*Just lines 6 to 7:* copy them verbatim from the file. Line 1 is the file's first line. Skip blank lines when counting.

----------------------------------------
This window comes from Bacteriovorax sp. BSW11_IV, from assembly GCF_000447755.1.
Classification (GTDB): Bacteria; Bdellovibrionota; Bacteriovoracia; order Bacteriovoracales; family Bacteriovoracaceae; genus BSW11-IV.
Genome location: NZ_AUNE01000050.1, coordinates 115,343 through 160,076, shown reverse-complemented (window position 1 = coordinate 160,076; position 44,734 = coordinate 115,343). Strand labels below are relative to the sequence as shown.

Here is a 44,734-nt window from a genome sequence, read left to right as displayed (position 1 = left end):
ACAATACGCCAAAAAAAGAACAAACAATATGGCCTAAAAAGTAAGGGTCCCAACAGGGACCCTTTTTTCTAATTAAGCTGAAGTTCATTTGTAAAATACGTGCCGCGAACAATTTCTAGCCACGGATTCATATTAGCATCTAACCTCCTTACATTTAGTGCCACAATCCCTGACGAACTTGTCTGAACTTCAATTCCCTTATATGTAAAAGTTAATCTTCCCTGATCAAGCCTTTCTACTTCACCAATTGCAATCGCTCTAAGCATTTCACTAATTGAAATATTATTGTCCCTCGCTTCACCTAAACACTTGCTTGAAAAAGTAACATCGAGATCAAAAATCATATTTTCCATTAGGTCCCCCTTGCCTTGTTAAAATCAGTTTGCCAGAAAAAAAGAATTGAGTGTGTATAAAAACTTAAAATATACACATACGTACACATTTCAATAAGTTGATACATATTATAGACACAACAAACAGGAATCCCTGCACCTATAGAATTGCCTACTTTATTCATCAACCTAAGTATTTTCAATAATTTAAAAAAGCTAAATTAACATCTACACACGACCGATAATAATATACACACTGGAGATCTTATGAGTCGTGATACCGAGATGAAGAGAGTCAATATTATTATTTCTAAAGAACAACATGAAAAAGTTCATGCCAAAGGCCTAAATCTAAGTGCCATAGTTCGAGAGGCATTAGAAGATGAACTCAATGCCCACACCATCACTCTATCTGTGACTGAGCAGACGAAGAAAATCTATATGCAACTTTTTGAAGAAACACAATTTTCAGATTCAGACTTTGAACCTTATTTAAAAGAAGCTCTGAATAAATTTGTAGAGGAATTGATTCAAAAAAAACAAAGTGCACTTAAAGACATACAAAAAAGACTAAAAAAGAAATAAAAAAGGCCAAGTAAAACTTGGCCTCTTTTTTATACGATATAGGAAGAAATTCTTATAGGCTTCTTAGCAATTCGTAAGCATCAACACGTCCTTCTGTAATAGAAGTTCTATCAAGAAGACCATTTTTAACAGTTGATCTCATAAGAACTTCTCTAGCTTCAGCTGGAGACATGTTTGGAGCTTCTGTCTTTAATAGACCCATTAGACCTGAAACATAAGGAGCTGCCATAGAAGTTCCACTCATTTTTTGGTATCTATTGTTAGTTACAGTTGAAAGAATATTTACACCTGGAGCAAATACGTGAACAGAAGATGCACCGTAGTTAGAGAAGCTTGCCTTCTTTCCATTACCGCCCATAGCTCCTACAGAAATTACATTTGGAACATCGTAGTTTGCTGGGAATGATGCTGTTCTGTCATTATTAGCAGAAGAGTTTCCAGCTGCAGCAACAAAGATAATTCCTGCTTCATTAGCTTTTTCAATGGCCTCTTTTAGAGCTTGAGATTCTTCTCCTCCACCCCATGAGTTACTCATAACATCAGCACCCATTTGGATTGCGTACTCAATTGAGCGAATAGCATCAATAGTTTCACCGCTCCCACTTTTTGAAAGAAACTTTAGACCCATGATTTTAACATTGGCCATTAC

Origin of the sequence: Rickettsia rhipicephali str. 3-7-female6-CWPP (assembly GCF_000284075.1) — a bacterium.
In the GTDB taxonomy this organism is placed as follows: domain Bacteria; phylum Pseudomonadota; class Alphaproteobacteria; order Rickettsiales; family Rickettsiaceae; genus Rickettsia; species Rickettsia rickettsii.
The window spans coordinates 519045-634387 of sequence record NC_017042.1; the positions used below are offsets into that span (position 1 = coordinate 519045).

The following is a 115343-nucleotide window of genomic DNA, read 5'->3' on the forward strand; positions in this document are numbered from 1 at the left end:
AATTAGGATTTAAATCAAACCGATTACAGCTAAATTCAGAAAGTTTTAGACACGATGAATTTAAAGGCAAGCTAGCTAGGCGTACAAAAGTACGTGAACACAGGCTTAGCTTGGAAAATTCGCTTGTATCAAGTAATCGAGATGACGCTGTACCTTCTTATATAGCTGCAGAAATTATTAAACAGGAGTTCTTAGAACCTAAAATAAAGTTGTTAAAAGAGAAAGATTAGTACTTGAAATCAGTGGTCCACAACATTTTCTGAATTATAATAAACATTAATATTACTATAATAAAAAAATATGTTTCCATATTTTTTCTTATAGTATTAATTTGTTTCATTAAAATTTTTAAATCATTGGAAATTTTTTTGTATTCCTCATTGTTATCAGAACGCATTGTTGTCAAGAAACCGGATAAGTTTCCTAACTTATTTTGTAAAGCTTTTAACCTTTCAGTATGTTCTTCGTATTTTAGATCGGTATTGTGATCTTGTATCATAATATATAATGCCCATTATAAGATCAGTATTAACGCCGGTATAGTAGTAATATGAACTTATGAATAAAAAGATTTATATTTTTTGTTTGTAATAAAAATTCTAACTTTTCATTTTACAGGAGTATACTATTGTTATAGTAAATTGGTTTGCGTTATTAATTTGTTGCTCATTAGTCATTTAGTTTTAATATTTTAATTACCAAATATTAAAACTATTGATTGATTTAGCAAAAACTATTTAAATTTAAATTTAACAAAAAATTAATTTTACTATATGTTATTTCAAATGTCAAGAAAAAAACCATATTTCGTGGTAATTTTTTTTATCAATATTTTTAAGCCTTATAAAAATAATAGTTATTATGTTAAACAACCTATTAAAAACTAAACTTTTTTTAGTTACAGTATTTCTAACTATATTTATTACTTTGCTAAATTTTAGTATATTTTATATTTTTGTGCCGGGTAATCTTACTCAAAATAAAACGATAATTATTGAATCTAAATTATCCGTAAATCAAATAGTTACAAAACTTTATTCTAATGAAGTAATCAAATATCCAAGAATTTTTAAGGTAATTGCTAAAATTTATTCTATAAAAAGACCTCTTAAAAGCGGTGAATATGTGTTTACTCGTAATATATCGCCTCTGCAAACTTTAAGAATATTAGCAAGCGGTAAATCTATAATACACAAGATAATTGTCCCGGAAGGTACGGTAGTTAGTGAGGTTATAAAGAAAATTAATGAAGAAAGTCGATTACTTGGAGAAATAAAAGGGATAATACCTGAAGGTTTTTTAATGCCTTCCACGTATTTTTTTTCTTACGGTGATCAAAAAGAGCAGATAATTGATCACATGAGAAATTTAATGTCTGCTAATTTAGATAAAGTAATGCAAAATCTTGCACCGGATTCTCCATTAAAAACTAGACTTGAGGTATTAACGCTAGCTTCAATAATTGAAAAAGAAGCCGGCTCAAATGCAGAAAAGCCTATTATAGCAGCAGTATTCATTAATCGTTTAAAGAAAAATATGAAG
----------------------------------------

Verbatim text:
Origin of the sequence: Rickettsia rhipicephali str. 3-7-female6-CWPP (assembly GCF_000284075.1) — a bacterium.
In the GTDB taxonomy this organism is placed as follows: domain Bacteria; phylum Pseudomonadota; class Alphaproteobacteria; order Rickettsiales; family Rickettsiaceae; genus Rickettsia; species Rickettsia rickettsii.